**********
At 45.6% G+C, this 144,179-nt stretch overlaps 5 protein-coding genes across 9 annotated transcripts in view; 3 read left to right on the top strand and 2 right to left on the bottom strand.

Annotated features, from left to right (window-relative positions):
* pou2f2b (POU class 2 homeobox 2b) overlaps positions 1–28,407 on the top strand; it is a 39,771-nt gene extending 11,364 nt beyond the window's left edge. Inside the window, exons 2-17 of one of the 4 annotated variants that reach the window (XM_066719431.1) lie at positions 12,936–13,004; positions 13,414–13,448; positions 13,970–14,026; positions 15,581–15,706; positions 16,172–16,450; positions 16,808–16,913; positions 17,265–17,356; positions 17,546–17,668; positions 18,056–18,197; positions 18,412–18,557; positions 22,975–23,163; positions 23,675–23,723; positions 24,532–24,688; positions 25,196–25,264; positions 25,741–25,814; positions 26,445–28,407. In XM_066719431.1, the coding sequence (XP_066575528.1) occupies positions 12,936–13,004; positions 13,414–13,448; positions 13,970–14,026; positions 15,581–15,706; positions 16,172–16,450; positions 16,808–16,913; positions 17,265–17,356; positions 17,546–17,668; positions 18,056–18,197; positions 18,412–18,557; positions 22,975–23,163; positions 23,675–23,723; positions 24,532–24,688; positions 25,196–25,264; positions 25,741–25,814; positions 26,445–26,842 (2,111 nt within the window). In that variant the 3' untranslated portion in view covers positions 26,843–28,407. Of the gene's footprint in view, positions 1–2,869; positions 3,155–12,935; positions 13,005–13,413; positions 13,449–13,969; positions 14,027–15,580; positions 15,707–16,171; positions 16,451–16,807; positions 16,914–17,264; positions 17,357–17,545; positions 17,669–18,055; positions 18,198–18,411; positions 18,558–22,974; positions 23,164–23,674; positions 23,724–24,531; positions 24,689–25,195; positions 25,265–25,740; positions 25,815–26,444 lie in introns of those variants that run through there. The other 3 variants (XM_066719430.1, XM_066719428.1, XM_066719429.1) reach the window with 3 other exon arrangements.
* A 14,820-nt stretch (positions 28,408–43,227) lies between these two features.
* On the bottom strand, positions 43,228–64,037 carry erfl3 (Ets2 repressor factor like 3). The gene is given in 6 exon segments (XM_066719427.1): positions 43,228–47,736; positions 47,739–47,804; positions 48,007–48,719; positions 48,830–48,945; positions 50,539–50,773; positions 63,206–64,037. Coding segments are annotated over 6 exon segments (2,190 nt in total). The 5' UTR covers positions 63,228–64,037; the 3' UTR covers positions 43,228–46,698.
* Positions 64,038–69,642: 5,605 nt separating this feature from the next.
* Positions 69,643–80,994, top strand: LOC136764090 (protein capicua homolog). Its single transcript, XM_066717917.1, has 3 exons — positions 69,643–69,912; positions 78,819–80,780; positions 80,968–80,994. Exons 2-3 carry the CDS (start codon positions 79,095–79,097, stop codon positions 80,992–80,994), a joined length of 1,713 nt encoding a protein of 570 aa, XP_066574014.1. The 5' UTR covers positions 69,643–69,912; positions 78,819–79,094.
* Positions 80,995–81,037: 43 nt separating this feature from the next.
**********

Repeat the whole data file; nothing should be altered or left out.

At 45.6% G+C, this 144,179-nt stretch overlaps 5 protein-coding genes across 9 annotated transcripts in view; 3 read left to right on the top strand and 2 right to left on the bottom strand.

Annotated features, from left to right (window-relative positions):
* pou2f2b (POU class 2 homeobox 2b) overlaps positions 1–28,407 on the top strand; it is a 39,771-nt gene extending 11,364 nt beyond the window's left edge. Inside the window, exons 2-17 of one of the 4 annotated variants that reach the window (XM_066719431.1) lie at positions 12,936–13,004; positions 13,414–13,448; positions 13,970–14,026; positions 15,581–15,706; positions 16,172–16,450; positions 16,808–16,913; positions 17,265–17,356; positions 17,546–17,668; positions 18,056–18,197; positions 18,412–18,557; positions 22,975–23,163; positions 23,675–23,723; positions 24,532–24,688; positions 25,196–25,264; positions 25,741–25,814; positions 26,445–28,407. In XM_066719431.1, the coding sequence (XP_066575528.1) occupies positions 12,936–13,004; positions 13,414–13,448; positions 13,970–14,026; positions 15,581–15,706; positions 16,172–16,450; positions 16,808–16,913; positions 17,265–17,356; positions 17,546–17,668; positions 18,056–18,197; positions 18,412–18,557; positions 22,975–23,163; positions 23,675–23,723; positions 24,532–24,688; positions 25,196–25,264; positions 25,741–25,814; positions 26,445–26,842 (2,111 nt within the window). In that variant the 3' untranslated portion in view covers positions 26,843–28,407. Of the gene's footprint in view, positions 1–2,869; positions 3,155–12,935; positions 13,005–13,413; positions 13,449–13,969; positions 14,027–15,580; positions 15,707–16,171; positions 16,451–16,807; positions 16,914–17,264; positions 17,357–17,545; positions 17,669–18,055; positions 18,198–18,411; positions 18,558–22,974; positions 23,164–23,674; positions 23,724–24,531; positions 24,689–25,195; positions 25,265–25,740; positions 25,815–26,444 lie in introns of those variants that run through there. The other 3 variants (XM_066719430.1, XM_066719428.1, XM_066719429.1) reach the window with 3 other exon arrangements.
* A 14,820-nt stretch (positions 28,408–43,227) lies between these two features.
* On the bottom strand, positions 43,228–64,037 carry erfl3 (Ets2 repressor factor like 3). The gene is given in 6 exon segments (XM_066719427.1): positions 43,228–47,736; positions 47,739–47,804; positions 48,007–48,719; positions 48,830–48,945; positions 50,539–50,773; positions 63,206–64,037. Coding segments are annotated over 6 exon segments (2,190 nt in total). The 5' UTR covers positions 63,228–64,037; the 3' UTR covers positions 43,228–46,698.
* Positions 64,038–69,642: 5,605 nt separating this feature from the next.
* Positions 69,643–80,994, top strand: LOC136764090 (protein capicua homolog). Its single transcript, XM_066717917.1, has 3 exons — positions 69,643–69,912; positions 78,819–80,780; positions 80,968–80,994. Exons 2-3 carry the CDS (start codon positions 79,095–79,097, stop codon positions 80,992–80,994), a joined length of 1,713 nt encoding a protein of 570 aa, XP_066574014.1. The 5' UTR covers positions 69,643–69,912; positions 78,819–79,094.
* Positions 80,995–81,037: 43 nt separating this feature from the next.